Prime Minister Malcolm Turnbull has an opportunity to steer a new course of working with Australia’s not-for-profit and charity sector rather than working against it, said the Australian Conservation Foundation and Environment Victoria in a joint statement today.
“Some of Australia’s most important environmental outcomes – protecting places like the Great Barrier Reef, Kakadu and the Kimberley – have only been achieved when Australia’s conservation organisations have informed the community and advocated for the protection of these great national assets,” said ACF CEO Kelly O’Shanassy, who will address a Parliamentary hearing and rally today in Melbourne into the register of Environmental organisations.
“From John Howard’s expansion of the Great Barrier Reef Marine Park, to Bob Hawke’s rejection of mining in Antarctica, to Malcolm Fraser’s ending of sand mining on Fraser Island, to Julia Gillard’s Murray-Darling Basin Plan, governments from both sides of politics have made good environmental decisions that only happened as a result of advocacy campaigns,” said O’Shanassy.
Environment Victoria CEO Mark Wakeham added: “In recent months there has been a serious attempt made to muzzle conservation groups. First initiated by the mining lobby and extreme right-wing think tanks, there is now a political push to strip the tax deductible status of Australian conservation groups if they engage in public debate to encourage better government policies.”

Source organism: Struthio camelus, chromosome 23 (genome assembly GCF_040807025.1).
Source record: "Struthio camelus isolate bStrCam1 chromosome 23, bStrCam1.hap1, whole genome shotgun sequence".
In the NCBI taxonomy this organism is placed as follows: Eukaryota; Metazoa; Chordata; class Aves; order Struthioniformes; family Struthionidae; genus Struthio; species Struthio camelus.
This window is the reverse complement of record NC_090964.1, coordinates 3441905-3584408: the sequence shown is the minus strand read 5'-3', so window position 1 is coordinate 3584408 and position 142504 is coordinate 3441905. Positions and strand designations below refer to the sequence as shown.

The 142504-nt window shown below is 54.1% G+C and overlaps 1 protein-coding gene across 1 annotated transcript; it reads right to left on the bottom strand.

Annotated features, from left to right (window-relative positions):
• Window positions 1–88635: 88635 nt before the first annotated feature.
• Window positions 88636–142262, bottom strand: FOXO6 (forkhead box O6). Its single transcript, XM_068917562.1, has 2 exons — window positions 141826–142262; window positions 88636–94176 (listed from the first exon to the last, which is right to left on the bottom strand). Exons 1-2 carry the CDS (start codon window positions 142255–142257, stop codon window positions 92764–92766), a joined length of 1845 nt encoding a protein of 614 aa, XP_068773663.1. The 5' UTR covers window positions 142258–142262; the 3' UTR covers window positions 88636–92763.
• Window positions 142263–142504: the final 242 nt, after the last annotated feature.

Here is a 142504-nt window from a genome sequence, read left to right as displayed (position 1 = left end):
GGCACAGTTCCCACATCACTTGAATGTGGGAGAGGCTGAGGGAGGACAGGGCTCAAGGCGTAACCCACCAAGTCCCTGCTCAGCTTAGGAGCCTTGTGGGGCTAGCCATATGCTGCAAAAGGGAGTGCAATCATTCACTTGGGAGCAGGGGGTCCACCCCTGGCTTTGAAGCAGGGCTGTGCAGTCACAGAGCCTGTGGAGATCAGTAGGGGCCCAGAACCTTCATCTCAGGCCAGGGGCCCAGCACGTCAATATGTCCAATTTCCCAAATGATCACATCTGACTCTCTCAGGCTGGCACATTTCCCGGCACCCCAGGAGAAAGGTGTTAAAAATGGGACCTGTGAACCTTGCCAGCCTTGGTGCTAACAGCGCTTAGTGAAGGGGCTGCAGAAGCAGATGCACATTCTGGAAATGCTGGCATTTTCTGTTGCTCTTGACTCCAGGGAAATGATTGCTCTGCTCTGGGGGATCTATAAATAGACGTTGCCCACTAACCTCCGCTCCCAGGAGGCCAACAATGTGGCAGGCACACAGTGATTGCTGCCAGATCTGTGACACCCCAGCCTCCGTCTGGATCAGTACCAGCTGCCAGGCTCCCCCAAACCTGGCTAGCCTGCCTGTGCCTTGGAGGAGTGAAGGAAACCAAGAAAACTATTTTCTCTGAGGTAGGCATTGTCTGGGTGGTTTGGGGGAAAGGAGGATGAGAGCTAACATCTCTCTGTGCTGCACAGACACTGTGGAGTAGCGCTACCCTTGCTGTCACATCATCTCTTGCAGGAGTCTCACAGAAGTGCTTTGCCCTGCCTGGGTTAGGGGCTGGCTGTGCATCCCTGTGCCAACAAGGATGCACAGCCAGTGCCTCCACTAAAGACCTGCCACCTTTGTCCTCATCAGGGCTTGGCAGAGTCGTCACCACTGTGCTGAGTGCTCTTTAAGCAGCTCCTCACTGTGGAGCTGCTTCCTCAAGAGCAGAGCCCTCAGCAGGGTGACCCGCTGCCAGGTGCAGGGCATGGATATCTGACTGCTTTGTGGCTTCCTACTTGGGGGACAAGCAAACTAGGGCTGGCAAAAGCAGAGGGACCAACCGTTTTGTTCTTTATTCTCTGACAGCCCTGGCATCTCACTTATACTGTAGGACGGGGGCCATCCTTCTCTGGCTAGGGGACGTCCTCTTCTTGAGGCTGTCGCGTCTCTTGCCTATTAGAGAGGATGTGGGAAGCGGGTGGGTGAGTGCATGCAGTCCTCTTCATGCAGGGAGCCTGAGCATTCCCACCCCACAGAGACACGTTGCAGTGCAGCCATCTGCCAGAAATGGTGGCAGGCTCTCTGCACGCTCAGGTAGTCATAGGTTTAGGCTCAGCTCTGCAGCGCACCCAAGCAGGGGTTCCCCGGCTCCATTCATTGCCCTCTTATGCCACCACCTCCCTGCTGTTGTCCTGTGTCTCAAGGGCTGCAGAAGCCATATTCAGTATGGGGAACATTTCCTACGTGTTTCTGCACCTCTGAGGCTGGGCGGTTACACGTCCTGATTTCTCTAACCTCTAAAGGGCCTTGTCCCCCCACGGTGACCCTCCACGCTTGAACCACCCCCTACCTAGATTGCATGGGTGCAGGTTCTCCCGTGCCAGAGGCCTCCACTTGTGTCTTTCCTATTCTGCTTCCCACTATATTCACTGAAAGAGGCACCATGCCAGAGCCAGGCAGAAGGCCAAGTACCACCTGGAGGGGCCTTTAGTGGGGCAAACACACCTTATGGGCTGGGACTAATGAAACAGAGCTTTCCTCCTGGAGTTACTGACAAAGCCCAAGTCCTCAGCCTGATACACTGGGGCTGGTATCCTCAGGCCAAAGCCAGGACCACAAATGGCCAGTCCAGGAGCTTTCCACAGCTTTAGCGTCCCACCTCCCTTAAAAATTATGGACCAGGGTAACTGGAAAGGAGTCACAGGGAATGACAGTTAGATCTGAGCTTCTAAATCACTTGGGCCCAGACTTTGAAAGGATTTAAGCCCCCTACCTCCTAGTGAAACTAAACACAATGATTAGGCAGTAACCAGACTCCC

“Instead of developing a positive agenda for environment and climate protection the Abbott Government has chosen to attack the messenger and try and silence environment groups.
Prime Minister Turnbull now has the opportunity to reset the Coalition’s environment policies and relationships with the sector by dropping the deeply unpopular attacks on environment and community groups and working collaboratively with the broad community to shape a healthier environment and economy,” he said.